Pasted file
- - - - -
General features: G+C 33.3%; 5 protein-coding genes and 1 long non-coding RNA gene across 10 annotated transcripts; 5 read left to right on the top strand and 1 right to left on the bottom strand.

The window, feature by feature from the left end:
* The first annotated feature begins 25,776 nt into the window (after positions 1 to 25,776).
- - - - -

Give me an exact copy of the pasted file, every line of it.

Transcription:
General features: G+C 33.3%; 5 protein-coding genes and 1 long non-coding RNA gene across 10 annotated transcripts; 5 read left to right on the top strand and 1 right to left on the bottom strand.

The window, feature by feature from the left end:
* The first annotated feature begins 25,776 nt into the window (after positions 1 to 25,776).